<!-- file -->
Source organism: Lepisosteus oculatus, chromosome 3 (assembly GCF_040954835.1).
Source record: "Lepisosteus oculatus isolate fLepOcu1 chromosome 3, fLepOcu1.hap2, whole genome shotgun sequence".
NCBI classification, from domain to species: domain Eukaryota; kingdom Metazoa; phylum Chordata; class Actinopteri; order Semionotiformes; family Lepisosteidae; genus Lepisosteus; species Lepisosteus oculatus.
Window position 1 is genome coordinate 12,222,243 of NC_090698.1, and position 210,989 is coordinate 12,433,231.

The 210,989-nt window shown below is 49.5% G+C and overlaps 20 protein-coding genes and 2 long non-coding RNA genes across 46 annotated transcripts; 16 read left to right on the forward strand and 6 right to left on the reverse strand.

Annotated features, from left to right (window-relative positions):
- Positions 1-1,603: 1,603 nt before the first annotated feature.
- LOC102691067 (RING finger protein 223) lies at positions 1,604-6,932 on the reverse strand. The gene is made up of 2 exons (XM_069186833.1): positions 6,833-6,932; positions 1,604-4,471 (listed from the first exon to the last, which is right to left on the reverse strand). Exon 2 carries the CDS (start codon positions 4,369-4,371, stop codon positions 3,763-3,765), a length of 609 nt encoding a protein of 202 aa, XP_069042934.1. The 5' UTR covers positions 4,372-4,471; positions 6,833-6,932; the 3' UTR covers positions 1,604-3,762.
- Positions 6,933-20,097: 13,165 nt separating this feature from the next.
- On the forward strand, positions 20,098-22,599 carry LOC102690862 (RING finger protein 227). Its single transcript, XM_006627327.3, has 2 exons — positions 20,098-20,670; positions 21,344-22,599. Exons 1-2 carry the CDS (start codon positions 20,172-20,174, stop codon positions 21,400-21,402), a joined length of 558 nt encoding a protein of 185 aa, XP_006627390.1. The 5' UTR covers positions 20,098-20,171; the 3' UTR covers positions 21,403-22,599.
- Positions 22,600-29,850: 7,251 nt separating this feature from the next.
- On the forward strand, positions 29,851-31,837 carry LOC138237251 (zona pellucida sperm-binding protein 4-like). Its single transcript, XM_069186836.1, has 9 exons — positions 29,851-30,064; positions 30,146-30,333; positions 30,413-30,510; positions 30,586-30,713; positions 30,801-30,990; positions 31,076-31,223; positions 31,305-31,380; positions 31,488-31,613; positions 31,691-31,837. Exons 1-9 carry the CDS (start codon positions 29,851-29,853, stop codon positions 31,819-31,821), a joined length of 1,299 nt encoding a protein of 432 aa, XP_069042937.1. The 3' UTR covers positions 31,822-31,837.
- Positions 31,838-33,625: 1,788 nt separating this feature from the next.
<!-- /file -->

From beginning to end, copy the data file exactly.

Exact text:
Source organism: Lepisosteus oculatus, chromosome 3 (assembly GCF_040954835.1).
Source record: "Lepisosteus oculatus isolate fLepOcu1 chromosome 3, fLepOcu1.hap2, whole genome shotgun sequence".
NCBI classification, from domain to species: domain Eukaryota; kingdom Metazoa; phylum Chordata; class Actinopteri; order Semionotiformes; family Lepisosteidae; genus Lepisosteus; species Lepisosteus oculatus.
Window position 1 is genome coordinate 12,222,243 of NC_090698.1, and position 210,989 is coordinate 12,433,231.

The 210,989-nt window shown below is 49.5% G+C and overlaps 20 protein-coding genes and 2 long non-coding RNA genes across 46 annotated transcripts; 16 read left to right on the forward strand and 6 right to left on the reverse strand.

Annotated features, from left to right (window-relative positions):
- Positions 1-1,603: 1,603 nt before the first annotated feature.
- LOC102691067 (RING finger protein 223) lies at positions 1,604-6,932 on the reverse strand. The gene is made up of 2 exons (XM_069186833.1): positions 6,833-6,932; positions 1,604-4,471 (listed from the first exon to the last, which is right to left on the reverse strand). Exon 2 carries the CDS (start codon positions 4,369-4,371, stop codon positions 3,763-3,765), a length of 609 nt encoding a protein of 202 aa, XP_069042934.1. The 5' UTR covers positions 4,372-4,471; positions 6,833-6,932; the 3' UTR covers positions 1,604-3,762.
- Positions 6,933-20,097: 13,165 nt separating this feature from the next.
- On the forward strand, positions 20,098-22,599 carry LOC102690862 (RING finger protein 227). Its single transcript, XM_006627327.3, has 2 exons — positions 20,098-20,670; positions 21,344-22,599. Exons 1-2 carry the CDS (start codon positions 20,172-20,174, stop codon positions 21,400-21,402), a joined length of 558 nt encoding a protein of 185 aa, XP_006627390.1. The 5' UTR covers positions 20,098-20,171; the 3' UTR covers positions 21,403-22,599.
- Positions 22,600-29,850: 7,251 nt separating this feature from the next.
- On the forward strand, positions 29,851-31,837 carry LOC138237251 (zona pellucida sperm-binding protein 4-like). Its single transcript, XM_069186836.1, has 9 exons — positions 29,851-30,064; positions 30,146-30,333; positions 30,413-30,510; positions 30,586-30,713; positions 30,801-30,990; positions 31,076-31,223; positions 31,305-31,380; positions 31,488-31,613; positions 31,691-31,837. Exons 1-9 carry the CDS (start codon positions 29,851-29,853, stop codon positions 31,819-31,821), a joined length of 1,299 nt encoding a protein of 432 aa, XP_069042937.1. The 3' UTR covers positions 31,822-31,837.
- Positions 31,838-33,625: 1,788 nt separating this feature from the next.